I thought there’d be more overlap between frameworks than there is. I recorded over 160 distinct patterns, none of them ubiquitous. Some came pretty close, especially headings 2 through 4, typographic elements and pre-HTML5 form elements. No single framework included even half of the total recorded patterns (Bootstrap had the most).
Sometimes the most infrequent elements surprised me with how obvious they seemed in retrospect. For example, color guides and font stacks only occur in a couple of places.
The thought of maintaining the document indefinitely makes me queasy, but I’ve already started referring to it frequently. I’d love to know if anyone finds it as interesting or useful as I have.
I agree. Back in 2011, I wrote that Google needed to step up. Thankfully, they have. Chrome for Mobile is a great browser.
But Chrome for Mobile is still a small percentage of what people on Android devices are using. A lot of this has to do with the fact that older versions of Android that cannot run Chrome still account for 44.1% of Android’s installed base.
Last month at the Breaking Development conference, many of the speakers talked about large installed base of Android browsers as being an impediment to pushing the web forward on mobile. The discussion reminded me of the efforts that the web community undertook to convince users to move off of IE6.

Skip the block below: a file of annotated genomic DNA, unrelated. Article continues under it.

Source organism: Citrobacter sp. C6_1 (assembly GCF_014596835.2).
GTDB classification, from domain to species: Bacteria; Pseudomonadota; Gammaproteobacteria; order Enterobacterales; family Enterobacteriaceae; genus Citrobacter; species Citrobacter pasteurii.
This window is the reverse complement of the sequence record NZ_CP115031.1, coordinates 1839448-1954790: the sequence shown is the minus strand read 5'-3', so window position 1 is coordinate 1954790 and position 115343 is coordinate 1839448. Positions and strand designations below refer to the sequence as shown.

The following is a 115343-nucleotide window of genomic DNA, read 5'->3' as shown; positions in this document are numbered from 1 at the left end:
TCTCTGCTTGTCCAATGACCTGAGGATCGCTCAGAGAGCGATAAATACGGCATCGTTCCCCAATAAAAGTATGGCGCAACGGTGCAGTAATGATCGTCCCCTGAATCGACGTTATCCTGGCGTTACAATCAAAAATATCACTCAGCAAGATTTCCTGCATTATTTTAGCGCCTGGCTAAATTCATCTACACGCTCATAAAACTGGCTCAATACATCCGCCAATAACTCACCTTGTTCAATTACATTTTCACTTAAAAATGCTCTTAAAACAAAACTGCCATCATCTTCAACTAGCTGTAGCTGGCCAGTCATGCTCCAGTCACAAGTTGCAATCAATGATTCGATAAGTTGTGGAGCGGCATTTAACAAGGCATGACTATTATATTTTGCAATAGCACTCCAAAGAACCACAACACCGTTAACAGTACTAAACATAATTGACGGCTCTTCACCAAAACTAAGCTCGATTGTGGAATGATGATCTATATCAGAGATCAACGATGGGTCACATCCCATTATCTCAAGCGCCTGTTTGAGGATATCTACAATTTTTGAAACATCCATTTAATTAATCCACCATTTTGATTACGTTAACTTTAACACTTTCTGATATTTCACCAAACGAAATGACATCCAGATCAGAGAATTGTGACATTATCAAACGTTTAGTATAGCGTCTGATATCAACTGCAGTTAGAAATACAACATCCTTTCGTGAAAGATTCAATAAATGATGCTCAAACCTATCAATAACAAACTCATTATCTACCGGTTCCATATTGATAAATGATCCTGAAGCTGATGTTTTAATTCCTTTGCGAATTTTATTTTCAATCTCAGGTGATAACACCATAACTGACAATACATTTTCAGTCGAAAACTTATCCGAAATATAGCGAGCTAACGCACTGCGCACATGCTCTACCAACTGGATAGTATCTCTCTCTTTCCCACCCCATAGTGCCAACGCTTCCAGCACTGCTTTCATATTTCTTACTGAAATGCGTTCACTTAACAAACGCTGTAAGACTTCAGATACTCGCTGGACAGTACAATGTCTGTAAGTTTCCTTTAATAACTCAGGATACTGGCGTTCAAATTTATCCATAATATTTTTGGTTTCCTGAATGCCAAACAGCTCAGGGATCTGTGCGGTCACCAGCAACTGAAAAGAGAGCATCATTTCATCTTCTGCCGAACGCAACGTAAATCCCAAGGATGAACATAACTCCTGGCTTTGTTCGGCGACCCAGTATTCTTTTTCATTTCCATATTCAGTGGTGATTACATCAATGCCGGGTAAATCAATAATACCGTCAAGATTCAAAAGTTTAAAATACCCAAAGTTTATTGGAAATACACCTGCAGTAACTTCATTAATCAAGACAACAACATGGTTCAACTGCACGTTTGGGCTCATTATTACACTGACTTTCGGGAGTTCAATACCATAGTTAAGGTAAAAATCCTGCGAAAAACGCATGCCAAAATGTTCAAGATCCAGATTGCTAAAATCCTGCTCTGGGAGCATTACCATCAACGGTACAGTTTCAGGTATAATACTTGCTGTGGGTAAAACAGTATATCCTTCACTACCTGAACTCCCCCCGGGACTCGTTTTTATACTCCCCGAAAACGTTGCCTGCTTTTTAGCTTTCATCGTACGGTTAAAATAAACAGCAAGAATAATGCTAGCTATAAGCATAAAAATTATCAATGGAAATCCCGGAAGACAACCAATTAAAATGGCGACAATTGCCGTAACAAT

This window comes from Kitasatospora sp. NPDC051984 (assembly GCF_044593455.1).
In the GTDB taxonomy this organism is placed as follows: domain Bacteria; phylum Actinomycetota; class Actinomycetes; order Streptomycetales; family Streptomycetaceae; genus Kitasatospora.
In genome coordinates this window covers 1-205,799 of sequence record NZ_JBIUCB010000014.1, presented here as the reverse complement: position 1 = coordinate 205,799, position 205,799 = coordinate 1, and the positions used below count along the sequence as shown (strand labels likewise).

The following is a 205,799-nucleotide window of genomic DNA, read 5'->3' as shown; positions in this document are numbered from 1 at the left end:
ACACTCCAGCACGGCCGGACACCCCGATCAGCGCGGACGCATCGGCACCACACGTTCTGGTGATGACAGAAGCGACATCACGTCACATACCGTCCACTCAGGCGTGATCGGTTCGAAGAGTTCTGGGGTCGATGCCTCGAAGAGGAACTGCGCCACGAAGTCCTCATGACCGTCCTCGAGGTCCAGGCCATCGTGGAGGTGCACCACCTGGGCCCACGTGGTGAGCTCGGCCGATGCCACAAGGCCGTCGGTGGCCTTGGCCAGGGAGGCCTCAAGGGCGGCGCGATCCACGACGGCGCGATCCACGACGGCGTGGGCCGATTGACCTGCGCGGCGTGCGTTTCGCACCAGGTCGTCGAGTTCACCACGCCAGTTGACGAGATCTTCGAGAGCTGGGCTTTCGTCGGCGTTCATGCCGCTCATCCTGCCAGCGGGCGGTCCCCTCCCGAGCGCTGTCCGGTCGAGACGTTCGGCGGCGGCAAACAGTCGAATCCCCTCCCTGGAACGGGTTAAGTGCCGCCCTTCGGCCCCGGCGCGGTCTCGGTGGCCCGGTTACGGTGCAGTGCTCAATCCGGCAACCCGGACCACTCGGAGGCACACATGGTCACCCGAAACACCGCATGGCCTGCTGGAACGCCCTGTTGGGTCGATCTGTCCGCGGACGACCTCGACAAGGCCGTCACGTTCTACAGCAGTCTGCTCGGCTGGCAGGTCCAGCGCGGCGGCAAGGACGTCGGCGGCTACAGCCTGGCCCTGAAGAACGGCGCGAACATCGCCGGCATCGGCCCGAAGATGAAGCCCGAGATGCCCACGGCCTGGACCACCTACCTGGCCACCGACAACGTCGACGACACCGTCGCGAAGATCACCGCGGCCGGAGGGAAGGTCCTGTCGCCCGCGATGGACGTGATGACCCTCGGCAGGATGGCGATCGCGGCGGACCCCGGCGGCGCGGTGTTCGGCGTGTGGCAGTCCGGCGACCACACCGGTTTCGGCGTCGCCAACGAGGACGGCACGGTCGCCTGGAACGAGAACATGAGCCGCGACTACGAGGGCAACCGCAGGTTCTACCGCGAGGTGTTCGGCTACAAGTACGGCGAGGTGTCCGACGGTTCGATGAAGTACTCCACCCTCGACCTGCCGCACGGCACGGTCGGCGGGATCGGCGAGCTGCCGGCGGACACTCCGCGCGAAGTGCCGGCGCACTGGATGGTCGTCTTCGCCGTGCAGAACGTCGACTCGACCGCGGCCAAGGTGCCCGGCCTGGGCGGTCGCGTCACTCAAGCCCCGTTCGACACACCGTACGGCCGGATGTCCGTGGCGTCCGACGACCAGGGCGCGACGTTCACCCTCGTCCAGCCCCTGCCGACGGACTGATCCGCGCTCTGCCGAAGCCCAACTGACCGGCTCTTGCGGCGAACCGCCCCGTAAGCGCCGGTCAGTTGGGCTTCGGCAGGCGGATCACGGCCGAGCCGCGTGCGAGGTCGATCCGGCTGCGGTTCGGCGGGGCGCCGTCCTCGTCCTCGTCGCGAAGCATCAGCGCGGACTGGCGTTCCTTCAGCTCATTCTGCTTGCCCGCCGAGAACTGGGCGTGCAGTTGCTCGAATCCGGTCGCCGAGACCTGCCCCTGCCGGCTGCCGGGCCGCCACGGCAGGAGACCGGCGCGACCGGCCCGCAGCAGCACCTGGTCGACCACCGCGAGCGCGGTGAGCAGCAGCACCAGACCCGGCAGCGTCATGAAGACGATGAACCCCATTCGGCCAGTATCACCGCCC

Web developers started encouraging users to upgrade to a newer version. Microsoft helped out by creating the IE6 Countdown web site which helped web developers figure out when IE6’s market share had gotten low enough that they no longer had to worry about it.
I’ve thought a few times about how we should encourage Android users to upgrade their browsers, but in this case, there is no way for them to update to a new version of the Android browser and they can’t install Chrome on any device not running Android 4.x.
But while discussing this at Breaking Development, it was pointed out to me that even if people cannot update their browser to Chrome, many do have other options. They can install Opera Mobile or Firefox.